Read rest of article

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Housing advocates call for increased investment in rental housing

The National Low-Income Housing Coalition and other housing advocates are circulating a sign-on letter to Congress and the Obama adminstration calling for much more public investment in affordable rental housing.

According to the letter:

The economic crisis that has beset the United States is rooted in excesses in the home ownership housing market that must be corrected for our economy to recover. But housing is much more than the private market home ownership. The undersigned organizations want to call attention to what we mean by housing. We mean enough homes renting at affordable prices so that our nation’s lowest income families and individuals are assured of safe and decent places to live.

As the Administration and Congress consider action to stem housing foreclosures and to reform the housing finance system, equal attention must be paid to the long-standing and unmet need for decent, affordable homes for households with the lowest incomes. Despite the surplus of single family homes for sale today, the shortage of rental homes that extremely low income households can afford continues unabated.

Nationwide, 9 million extremely low income renter households compete for only 6.2 million rental homes they can afford. Today, hundreds of thousands of people are on waiting lists for rental assistance, which are only getting longer as unemployment and foreclosures grow. Tonight, more than 745,000 people are homeless. ...[M]uch more must be done to prevent a surge in homelessness and help the unemployed, low wage workers, low income seniors, people with disabilities, and veterans who are experiencing severe housing affordability challenges.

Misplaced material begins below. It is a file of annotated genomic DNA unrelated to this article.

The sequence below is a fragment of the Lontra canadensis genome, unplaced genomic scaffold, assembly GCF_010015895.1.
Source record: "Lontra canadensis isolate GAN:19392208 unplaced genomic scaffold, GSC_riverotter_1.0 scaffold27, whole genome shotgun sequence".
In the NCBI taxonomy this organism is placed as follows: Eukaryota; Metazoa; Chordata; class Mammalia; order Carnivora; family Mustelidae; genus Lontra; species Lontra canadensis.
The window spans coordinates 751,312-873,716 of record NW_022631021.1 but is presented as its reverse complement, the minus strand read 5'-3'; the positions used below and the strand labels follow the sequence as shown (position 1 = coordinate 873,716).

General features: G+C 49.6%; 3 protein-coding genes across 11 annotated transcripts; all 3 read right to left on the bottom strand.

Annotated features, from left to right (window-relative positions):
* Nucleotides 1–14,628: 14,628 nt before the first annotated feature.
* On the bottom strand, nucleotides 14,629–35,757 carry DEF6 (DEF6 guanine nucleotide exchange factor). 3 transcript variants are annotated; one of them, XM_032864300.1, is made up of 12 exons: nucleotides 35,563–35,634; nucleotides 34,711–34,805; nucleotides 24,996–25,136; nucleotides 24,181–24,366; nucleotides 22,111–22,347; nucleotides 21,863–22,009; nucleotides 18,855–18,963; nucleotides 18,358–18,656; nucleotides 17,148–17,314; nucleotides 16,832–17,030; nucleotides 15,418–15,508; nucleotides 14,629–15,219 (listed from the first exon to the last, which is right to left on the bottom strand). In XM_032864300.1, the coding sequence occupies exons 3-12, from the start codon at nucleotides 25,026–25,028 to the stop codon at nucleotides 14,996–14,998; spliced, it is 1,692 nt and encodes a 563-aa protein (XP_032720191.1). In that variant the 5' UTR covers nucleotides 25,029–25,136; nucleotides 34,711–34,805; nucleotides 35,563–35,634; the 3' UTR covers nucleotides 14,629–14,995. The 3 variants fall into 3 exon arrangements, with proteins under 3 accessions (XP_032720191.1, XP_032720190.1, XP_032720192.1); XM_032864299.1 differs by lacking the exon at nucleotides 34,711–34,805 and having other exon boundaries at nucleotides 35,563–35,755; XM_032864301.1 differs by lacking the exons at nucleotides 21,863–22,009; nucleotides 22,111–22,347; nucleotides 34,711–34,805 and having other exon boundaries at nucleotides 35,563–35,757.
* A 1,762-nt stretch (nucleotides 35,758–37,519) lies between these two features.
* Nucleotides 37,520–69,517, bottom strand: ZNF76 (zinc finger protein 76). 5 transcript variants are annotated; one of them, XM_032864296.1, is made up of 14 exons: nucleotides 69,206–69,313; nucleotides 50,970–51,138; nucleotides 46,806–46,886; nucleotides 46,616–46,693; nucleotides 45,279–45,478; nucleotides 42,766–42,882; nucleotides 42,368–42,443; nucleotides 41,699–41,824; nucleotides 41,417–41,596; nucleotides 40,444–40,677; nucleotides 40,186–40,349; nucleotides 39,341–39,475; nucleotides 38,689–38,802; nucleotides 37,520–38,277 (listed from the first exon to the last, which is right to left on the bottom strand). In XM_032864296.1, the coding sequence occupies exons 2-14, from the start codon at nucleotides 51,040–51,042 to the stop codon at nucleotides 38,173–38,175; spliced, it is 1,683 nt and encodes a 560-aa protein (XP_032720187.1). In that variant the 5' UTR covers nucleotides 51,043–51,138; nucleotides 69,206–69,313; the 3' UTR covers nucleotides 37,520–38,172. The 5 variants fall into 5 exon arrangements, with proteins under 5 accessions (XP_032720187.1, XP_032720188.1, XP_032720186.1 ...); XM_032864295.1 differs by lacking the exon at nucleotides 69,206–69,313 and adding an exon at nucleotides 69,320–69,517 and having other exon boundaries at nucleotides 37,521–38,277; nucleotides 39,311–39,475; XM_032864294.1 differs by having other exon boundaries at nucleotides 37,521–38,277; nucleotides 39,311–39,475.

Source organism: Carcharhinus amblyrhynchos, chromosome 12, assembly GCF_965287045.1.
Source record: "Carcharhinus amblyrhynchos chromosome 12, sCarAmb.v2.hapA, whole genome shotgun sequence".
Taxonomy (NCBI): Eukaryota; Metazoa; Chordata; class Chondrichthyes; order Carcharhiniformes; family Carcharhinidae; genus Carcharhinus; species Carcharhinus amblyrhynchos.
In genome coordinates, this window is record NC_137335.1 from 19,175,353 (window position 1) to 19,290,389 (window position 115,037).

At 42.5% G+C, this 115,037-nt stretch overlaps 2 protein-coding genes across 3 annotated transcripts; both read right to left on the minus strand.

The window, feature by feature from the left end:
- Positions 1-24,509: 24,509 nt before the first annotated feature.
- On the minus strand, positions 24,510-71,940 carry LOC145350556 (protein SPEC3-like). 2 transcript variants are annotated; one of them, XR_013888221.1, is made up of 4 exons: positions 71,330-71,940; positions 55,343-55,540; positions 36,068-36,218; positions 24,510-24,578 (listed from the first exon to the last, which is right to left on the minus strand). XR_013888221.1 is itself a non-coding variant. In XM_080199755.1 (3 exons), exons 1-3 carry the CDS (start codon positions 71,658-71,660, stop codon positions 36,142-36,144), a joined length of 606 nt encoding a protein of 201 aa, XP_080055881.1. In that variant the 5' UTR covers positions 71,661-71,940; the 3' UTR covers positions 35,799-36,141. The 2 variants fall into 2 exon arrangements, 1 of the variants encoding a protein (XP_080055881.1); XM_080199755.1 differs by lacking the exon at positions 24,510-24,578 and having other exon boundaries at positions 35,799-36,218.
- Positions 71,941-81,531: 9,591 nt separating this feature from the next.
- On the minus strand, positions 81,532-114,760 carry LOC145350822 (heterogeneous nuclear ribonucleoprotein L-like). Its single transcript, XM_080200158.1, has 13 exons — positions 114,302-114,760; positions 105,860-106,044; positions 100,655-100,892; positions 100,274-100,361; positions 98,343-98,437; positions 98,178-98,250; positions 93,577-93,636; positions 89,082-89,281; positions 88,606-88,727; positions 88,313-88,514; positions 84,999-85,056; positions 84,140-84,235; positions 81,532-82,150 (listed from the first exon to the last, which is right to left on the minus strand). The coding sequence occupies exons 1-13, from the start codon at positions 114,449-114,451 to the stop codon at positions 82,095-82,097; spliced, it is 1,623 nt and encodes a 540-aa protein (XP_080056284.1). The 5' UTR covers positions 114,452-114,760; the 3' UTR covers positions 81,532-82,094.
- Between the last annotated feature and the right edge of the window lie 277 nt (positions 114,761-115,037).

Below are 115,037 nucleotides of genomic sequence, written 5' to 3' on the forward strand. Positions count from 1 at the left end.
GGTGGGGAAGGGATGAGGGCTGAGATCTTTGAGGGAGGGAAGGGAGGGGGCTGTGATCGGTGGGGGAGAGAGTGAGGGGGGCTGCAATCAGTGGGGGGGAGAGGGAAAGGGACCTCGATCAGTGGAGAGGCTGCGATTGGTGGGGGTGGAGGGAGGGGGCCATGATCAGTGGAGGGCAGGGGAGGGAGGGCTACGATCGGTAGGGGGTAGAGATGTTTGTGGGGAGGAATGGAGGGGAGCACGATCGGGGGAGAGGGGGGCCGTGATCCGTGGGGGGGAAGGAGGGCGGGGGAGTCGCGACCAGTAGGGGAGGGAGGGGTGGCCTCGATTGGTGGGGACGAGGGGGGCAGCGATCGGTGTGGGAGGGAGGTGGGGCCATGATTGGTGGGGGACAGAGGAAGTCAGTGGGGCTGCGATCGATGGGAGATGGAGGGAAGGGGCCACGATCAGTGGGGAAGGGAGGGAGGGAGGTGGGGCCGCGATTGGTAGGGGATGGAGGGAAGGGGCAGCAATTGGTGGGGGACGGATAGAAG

When we compare the unprecedented attention paid to homeownership and the investment the federal government will make to shore up troubled mortgages to the resources for programs serving the nation’s most vulnerable people, we are dismayed and disappointed that those households for whom stable homes are most threatened in today’s economy are once again being shortchanged.

The solutions to the housing crisis of the lowest income renters are simpler and less expensive than what is needed to repair the home ownership market. We know what to do: preserve and expand the supply of rental homes that these members of our communities can afford. To do so, we call for dedicated sources of funding for the National Housing Trust Fund that will generate the necessary revenue to produce or preserve 1.5 million homes in the next ten years and 200,000 new housing choice vouchers a year for ten years.

Read full letter here

In January, housing advocates urged the administration to fund the 200,000 housing choice vouchers and set aside $10 billion for the National Affordable Housing Trust Fund as part of the stimulus package, but these elements were not included. Instead, approximately $4.6 billion in funding was set aside in the American Recovery and Reinvestment Act, for public housing upgrades, energy retrofits, an $ 1 billion increase in Community Development Block Grants, $2 billion to support the Low Income Housing Tax Credit program to fund housing construction, and other programs.